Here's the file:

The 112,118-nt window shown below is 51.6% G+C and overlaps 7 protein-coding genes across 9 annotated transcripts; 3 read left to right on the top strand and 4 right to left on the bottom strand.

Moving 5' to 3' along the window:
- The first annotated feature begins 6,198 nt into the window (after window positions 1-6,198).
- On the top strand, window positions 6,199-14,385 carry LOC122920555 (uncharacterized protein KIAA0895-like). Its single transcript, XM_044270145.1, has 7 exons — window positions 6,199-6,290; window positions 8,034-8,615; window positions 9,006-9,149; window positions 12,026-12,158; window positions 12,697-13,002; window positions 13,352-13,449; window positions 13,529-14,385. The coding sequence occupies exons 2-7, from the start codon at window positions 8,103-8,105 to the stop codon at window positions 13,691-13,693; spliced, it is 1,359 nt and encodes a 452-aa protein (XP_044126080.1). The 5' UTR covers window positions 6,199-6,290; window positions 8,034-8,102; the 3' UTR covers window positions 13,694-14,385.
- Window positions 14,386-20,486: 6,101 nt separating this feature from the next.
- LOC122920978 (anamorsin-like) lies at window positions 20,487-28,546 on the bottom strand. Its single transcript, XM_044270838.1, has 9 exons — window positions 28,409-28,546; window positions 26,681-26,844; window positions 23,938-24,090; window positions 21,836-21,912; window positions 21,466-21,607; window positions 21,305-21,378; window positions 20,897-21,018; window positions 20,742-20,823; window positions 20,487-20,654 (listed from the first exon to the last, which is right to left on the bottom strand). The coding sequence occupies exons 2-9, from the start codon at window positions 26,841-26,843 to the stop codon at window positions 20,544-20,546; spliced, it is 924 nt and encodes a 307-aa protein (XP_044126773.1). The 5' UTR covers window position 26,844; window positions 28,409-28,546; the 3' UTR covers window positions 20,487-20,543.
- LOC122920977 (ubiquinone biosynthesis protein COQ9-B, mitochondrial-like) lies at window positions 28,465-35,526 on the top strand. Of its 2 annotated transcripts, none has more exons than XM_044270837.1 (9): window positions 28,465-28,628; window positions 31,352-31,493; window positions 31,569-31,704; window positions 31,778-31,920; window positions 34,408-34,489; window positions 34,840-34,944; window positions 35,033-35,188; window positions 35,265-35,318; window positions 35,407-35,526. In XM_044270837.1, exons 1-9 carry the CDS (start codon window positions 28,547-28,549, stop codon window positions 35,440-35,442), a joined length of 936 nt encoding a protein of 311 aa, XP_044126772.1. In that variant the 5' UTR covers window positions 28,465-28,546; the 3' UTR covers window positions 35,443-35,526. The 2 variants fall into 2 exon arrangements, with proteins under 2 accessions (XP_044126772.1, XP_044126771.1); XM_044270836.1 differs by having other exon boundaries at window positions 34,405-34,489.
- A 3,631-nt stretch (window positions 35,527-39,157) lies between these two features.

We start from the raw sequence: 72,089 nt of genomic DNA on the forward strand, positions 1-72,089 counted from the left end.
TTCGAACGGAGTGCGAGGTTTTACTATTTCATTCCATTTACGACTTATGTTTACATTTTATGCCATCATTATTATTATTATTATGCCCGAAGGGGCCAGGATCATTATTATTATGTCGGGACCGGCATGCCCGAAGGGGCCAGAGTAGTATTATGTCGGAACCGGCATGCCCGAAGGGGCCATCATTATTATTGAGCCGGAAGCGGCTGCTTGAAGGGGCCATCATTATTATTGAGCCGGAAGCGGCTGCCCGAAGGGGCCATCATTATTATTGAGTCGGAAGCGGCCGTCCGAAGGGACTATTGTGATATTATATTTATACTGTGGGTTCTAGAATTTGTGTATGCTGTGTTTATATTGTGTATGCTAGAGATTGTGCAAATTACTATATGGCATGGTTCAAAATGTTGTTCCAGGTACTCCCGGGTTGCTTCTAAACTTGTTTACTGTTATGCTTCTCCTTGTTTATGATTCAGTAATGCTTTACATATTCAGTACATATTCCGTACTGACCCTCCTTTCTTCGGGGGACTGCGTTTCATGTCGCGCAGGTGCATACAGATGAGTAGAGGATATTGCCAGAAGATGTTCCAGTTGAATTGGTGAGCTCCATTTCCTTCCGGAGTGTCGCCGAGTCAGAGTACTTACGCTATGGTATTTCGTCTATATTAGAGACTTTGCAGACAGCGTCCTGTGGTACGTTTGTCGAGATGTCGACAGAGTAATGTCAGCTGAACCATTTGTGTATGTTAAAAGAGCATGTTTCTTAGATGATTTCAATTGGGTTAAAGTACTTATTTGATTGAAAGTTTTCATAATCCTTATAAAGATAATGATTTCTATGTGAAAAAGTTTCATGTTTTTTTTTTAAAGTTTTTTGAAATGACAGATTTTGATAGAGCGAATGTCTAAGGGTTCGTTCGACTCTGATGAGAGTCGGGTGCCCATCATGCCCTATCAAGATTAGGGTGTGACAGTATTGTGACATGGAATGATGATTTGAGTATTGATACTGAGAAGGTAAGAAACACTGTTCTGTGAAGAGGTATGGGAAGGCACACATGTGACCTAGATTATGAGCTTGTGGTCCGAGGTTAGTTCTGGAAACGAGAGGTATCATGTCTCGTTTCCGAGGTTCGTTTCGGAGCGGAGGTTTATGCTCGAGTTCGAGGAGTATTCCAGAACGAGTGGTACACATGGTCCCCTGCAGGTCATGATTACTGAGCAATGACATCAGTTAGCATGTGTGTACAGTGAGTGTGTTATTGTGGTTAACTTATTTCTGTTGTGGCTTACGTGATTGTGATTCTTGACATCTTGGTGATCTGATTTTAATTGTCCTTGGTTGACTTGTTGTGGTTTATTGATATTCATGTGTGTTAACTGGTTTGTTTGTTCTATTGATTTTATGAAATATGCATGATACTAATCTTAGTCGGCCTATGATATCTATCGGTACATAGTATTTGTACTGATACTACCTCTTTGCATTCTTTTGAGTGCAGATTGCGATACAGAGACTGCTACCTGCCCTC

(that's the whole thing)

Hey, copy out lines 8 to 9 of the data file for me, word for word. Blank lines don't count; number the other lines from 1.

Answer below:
- A 3,631-nt stretch (window positions 35,527-39,157) lies between these two features.

We start from the raw sequence: 72,089 nt of genomic DNA on the forward strand, positions 1-72,089 counted from the left end.